6. @al: Boulder Colorado used to take old steering wheels and attach them to parking meters for bike racks. They use commercial metal hoops for their parking meter racks now.

  7. @al: Boulder Colorado used to take old steering wheels and attach them to parking meters for bike racks. They use commercial metal hoops for their parking meter racks now.

  8. Kate, I like those Austin designs – very nice. But does Austin plan to install 5,000 of those like NYC does?

  9. Kate, I like those Austin designs – very nice. But does Austin plan to install 5,000 of those like NYC does?

  10. Considering that Austin has less than a tenth of NYC's population, and even less of which live in areas accessible by bicycles…no.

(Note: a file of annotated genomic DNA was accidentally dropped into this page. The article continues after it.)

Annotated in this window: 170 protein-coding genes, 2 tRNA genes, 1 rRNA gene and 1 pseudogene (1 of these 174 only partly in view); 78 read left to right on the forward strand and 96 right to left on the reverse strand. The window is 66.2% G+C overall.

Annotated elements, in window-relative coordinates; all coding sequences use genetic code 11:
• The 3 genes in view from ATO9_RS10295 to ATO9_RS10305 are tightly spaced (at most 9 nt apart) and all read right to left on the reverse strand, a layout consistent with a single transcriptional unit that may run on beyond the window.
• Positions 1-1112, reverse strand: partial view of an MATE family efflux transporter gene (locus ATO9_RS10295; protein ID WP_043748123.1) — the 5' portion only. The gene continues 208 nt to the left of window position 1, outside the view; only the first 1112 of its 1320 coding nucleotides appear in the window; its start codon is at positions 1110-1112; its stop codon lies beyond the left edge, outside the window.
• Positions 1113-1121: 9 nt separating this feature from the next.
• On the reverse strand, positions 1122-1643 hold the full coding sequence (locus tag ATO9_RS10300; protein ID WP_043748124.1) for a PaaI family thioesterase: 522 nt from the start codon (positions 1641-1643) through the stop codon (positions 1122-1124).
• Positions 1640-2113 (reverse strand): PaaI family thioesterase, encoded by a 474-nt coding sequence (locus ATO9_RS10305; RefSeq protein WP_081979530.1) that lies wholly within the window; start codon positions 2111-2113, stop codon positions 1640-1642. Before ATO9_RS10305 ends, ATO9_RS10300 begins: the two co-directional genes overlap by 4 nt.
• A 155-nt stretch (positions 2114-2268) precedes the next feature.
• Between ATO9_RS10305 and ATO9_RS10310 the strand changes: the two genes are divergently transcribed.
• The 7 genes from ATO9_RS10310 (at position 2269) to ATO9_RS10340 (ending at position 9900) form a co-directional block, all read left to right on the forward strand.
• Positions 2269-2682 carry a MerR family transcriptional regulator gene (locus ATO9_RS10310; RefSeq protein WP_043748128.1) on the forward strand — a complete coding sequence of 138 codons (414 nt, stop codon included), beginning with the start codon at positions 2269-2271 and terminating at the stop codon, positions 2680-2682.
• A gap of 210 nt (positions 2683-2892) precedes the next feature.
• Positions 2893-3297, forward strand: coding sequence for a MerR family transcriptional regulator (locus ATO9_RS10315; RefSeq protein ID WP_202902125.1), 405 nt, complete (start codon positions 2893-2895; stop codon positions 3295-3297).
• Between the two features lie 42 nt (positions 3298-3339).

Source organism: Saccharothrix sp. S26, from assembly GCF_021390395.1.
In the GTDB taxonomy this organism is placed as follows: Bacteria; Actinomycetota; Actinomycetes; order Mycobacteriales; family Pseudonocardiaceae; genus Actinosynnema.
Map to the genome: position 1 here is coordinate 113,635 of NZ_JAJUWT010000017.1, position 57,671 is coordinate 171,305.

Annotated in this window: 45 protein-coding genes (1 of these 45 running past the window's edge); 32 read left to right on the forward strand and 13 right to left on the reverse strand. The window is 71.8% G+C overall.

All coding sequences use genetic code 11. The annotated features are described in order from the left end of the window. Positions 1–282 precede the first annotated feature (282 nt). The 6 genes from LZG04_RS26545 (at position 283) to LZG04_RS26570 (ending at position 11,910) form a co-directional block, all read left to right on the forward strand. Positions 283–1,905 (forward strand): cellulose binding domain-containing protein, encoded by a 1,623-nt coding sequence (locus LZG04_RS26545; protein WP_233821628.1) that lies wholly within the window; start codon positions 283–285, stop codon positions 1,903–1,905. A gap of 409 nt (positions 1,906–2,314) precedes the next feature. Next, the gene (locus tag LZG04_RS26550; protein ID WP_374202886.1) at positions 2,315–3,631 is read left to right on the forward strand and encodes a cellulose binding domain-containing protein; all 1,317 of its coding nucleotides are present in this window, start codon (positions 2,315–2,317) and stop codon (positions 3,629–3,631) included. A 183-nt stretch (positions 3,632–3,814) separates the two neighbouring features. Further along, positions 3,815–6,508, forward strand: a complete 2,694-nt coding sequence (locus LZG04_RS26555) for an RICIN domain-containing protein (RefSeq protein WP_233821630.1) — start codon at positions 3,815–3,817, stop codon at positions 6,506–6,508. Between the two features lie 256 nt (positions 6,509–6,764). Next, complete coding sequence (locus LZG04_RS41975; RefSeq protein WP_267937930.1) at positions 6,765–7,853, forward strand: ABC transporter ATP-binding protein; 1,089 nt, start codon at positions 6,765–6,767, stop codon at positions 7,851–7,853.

😀

  11. Considering that Austin has less than a tenth of NYC's population, and even less of which live in areas accessible by bicycles…no. 😀

  12. @Yokota
    That NYTimes pic looks photoshoped…concept image or something. Look at the way the chain lays on the rack, looks funny.

  13. @YokotaThat NYTimes pic looks photoshoped…concept image or something. Look at the way the chain lays on the rack, looks funny.

  14. @YokotaThat NYTimes pic looks photoshoped…concept image or something. Look at the way the chain lays on the rack, looks funny.

  15. @YokotaThat NYTimes pic looks photoshoped…concept image or something. Look at the way the chain lays on the rack, looks funny.

  16. @Kate
    Those gear tree racks seem like a horrible idea. Just the ideaof tripping and running a shoulder into a giant line of gears…ow.